Yebo Fresh is perfectly placed to draw from a boom in online delivery in townships predicted by GG Alcock, author of two books on the township economy, and who successfully predicted the growth of local informal spaza shops.

It is a mistake to think delivery is new in the townships. But it is now in a growth phase.

"Brown brown, white white!" shouts Soweto resident Fats Maluleka as he makes his way past people’s homes with a trolley full of bread. Maluleka says "trolley pushers" are a common and not-so-new delivery service.

Early in the morning on weekends, these "pushers" manoeuvre trolleys full of vegetables across roads and down streets to people’s doors. The vegetables are often shaded by precariously balanced beach umbrellas.

The lockdown increased reliance on trolley pushers as hawkers in empty taxi ranks needed to switch methods to reach customers.

Maluleka sums up the informal economy. "So everybody makes a business, it’s part of living. Anybody here in Soweto can sell vetkoek, kotas, shisa nyama, you name it and it can be delivered to your house."

Another Soweto resident, Karabo Morule, with a friend, uses bicycles to deliver 50 loaves of bread a day to four restaurants in Soweto that sell kotas, a hollowed out "quarter" loaf of bread stuffed with processed meats, fried chips and eggs, sauces or pickles.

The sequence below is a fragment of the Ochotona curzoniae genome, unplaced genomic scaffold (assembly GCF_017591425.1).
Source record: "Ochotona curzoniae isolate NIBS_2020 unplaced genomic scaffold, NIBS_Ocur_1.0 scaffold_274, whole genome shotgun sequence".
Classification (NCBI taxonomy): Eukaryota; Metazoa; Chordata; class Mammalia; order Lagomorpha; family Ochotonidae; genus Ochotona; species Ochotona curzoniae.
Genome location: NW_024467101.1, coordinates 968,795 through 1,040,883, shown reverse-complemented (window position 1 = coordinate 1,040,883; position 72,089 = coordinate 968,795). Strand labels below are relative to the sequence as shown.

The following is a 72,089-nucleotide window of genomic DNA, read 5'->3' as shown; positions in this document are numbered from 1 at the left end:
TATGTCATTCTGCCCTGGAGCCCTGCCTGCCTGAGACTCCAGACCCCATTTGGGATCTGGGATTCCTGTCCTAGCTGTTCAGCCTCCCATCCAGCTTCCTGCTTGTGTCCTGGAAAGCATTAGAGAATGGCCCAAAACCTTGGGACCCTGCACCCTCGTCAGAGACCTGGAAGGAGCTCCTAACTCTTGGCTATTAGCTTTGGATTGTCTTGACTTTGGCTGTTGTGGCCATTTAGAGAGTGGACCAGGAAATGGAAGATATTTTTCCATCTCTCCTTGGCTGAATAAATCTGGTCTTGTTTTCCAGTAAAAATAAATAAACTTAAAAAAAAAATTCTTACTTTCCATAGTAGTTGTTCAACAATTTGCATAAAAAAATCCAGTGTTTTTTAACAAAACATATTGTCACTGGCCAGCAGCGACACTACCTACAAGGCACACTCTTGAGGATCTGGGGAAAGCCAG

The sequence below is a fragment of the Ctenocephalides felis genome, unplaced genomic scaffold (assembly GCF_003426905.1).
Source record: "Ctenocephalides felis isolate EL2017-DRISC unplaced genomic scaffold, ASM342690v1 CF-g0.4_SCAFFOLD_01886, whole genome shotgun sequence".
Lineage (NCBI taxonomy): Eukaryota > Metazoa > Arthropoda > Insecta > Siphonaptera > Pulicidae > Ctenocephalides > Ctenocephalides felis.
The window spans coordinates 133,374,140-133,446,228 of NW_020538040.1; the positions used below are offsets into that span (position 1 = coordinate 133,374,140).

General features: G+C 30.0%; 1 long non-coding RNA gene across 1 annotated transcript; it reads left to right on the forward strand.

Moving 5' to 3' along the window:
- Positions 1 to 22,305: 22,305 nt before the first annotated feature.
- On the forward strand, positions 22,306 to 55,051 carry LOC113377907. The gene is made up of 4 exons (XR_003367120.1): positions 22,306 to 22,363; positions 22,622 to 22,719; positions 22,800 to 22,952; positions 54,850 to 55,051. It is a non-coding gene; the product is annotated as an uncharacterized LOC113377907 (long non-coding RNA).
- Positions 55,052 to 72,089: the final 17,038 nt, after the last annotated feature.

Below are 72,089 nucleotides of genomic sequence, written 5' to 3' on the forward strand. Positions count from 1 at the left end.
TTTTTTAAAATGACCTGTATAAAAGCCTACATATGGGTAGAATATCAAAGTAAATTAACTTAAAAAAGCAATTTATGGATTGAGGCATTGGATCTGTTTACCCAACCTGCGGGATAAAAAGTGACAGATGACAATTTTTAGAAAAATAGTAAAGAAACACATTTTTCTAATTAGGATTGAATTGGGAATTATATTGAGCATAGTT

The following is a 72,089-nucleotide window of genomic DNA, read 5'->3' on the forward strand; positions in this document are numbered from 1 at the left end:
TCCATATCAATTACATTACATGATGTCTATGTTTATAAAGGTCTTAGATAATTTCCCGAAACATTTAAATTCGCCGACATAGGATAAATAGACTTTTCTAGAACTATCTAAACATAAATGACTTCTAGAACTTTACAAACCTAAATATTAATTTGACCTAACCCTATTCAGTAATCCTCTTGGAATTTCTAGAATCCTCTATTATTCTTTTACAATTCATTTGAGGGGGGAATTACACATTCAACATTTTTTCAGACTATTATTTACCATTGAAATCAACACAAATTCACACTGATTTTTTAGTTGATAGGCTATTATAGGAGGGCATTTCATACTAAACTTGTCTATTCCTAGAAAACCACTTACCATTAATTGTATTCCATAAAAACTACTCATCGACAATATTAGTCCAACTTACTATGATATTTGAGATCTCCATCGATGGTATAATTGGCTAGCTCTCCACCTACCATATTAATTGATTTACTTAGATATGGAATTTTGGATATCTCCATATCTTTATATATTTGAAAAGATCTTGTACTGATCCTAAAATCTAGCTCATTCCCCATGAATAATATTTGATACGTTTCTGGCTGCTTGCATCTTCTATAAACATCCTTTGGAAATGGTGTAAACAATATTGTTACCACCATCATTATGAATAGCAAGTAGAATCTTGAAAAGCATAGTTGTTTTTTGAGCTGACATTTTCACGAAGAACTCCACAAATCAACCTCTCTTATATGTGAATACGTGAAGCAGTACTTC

Queues outside a mall. Picture: GG Alcock

                                                                                                                                                                          Queues outside a mall. Picture: GG Alcock

Morule says he founded his business during the first months of SA’s hard lockdown, when many people were forced to stay home.

In his words, he also "opened a mall". But this is not a shopping centre costing many millions to build. Soweto Lifestyle Mall is a Facebook page. Some days he sells only eight to 10 items, from sandals to fast food he has sourced from a range of suppliers. Customers can send messages to the "mall" via a WhatsApp button on the Facebook page to order goods. They can also send their location via WhatsApp, making delivery easy even if the address is confusing.